News broke earlier this week that writer and director Quentin Tarantino (Inglourious Basterds, Pulp Fiction) is circling his next project — this time he will take on the real life story of the Manson murders.
According to The Hollywood Reporter, Tarantino is starting work on his next film that will tackle the Manson murders.
The article reports that Brad Pitt and Jennifer Lawrence have been approached to join the project that would begin shooting next year.
On the surface, the story of the Manson murders is a seemingly good fit for Tarantino, a director who has displayed a clear penchant for violence throughout his career.
The infamous Manson murders took place in Southern California in the August of 1969, committed by members of Charles Manson’s cult known as the Manson Family. The group killed several individuals, including actress Sharon Tate who was eight months pregnant at the time.
The murders themselves were extremely violent. The victims were tied up, tortured, and killed using knives and guns. When the police discovered the crime scene, they found that the killers had written on the walls in the victim’s blood – phrases like “death to pigs” smeared throughout the home.
If it sounds sensational, it’s because it was; it was a crime that garnered national and international attention and the subsequent trial lasted more than a year. The death of Sharon Tate, a rising but notable star in Hollywood, was shocking enough. That her death was at the hands of a cult led by a failed folk-singer added fuel to an already raging fire.
The sheer violence of the Manson murders combined with the added cult element no doubt makes it ripe for adaptation. It’s also not particularly surprising that Quentin Tarantino would be interested in leading the adaptation. However, this would be Tarantino’s first film to be based on real events.
Despite the seemingly perfect match between Tarantino and the Manson murders, there is cause for concern that he may not be the right choice after all. The Manson murders are much more than the byproduct of cult violence.
In fact, reducing the scope and scale of the murders to simply deranged violence perpetrated by a cult would strip away essential context from the murders that made them a cultural phenomenon.
If done well, a film on the events of the Manson murders would depict far more than the murders themselves. Charles Manson, the leader of the Manson Family, hoped that the violent killings of rich Hollywood folk would incite a race war in the United States.
He sought to use the murders, ones that he convinced his followers to commit, as a way of heightening racial tensions and deriving greater power and influence for himself.
The murders did have a profound impact on popular culture, but not in the way Manson anticipated.
They occurred at a time of great national turmoil; the war in Vietnam was getting worse and increasingly unpopular, the ongoing struggle for civil rights characterized the nation’s political atmosphere, and the assassinations of Martin Luther King Jr., John F. Kennedy and his brother Robert Kennedy all contributed to a chaotic atmosphere throughout the country.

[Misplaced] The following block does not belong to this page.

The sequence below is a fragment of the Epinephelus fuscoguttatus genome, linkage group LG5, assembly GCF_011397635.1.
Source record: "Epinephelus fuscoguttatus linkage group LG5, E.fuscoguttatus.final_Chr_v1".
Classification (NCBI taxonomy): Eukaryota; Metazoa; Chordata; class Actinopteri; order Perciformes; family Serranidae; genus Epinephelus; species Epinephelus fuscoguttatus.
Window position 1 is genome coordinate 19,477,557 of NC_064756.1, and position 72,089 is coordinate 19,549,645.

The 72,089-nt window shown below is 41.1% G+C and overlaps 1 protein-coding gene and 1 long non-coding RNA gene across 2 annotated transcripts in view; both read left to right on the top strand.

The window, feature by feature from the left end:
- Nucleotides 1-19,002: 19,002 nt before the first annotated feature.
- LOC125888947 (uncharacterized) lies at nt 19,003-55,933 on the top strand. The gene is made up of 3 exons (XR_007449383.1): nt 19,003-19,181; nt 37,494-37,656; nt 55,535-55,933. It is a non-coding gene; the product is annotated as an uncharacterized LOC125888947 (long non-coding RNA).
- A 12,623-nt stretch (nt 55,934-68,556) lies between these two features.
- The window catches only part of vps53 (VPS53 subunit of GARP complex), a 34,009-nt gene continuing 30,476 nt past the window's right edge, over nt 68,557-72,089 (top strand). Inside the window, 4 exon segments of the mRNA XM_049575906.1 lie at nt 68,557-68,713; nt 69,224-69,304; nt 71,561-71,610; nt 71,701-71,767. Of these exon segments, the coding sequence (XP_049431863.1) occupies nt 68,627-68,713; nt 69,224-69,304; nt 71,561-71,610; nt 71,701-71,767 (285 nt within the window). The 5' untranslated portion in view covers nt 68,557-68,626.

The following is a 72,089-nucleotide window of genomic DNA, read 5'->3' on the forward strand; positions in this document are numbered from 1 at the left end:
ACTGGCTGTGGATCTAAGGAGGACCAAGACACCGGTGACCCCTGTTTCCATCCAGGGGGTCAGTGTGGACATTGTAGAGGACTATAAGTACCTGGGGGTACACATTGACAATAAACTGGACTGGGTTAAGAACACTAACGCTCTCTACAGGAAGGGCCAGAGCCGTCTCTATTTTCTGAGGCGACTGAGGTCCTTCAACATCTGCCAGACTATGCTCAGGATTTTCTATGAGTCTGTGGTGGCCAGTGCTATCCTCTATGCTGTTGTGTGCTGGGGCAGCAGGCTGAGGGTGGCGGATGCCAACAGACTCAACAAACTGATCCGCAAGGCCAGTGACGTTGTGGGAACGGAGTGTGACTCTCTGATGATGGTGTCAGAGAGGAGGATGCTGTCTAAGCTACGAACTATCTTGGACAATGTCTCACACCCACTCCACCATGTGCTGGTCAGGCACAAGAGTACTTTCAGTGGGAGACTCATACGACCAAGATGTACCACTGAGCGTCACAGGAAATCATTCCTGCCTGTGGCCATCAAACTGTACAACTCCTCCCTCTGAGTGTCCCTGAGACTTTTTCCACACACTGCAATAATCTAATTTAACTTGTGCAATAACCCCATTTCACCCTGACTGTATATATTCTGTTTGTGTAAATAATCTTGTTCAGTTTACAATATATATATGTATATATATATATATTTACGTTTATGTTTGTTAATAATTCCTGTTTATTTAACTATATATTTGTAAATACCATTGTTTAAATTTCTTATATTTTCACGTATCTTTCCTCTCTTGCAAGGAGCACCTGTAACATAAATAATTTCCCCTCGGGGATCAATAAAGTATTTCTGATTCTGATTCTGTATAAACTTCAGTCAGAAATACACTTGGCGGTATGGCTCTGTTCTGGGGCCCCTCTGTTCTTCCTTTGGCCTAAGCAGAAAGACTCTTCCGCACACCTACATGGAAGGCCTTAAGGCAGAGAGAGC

The Manson murders functioned as an intersection for the social and political issues of the time and the trial that followed brought these issues into sharp focus.
Given Tarantino’s own filmography, he seems a poor choice to tell a story that is so deeply ingrained in the cultural history of the time. It’s a story that requires both sensitivity and balance, neither of which Tarantino has exhibited much of in his films.
His most recent projects have demonstrated the director’s fondness for violence, even when it comes at the sacrifice of the story itself. Time and time again, Tarantino has demonstrated a rather inelegant, graceless manner of storytelling that employs his vulgar sensibilities with no boundaries.
This is the complete opposite of what a story like the Manson murders requires to be done well; this is a story so steeped in a kind of nuance that Tarantino just doesn’t have.
Moreover, none of Tarantino’s former projects are adaptations of real events. Given the complex or even convoluted nature of the Manson murders and the surrounding events, it seems unlikely that Tarantino is equipped to manage such a project.
His last film, The Hateful Eight, told a remarkably insular story over the course of more than three hours and still left things feeling clunky and unfinished.
At it’s best, a story about the Manson murders would play similarly to David Fincher’s 2007 film Zodiac, a film that depicted more than just the violent murders by a serial killer.
Zodiac managed to portray the atmospheric change and cultural impact of the murders while simultaneously shaping a narrative about affect of tabloids and news media on the public’s behavior.
Given Tarantino’s track record, he does not appear to be the best candidate to take this story on. This is a story of significance that demands more than hyper-stylized violence and vulgarity.
Only time will tell how Tarantino’s vision will come together, but for now there is much to be concerned about.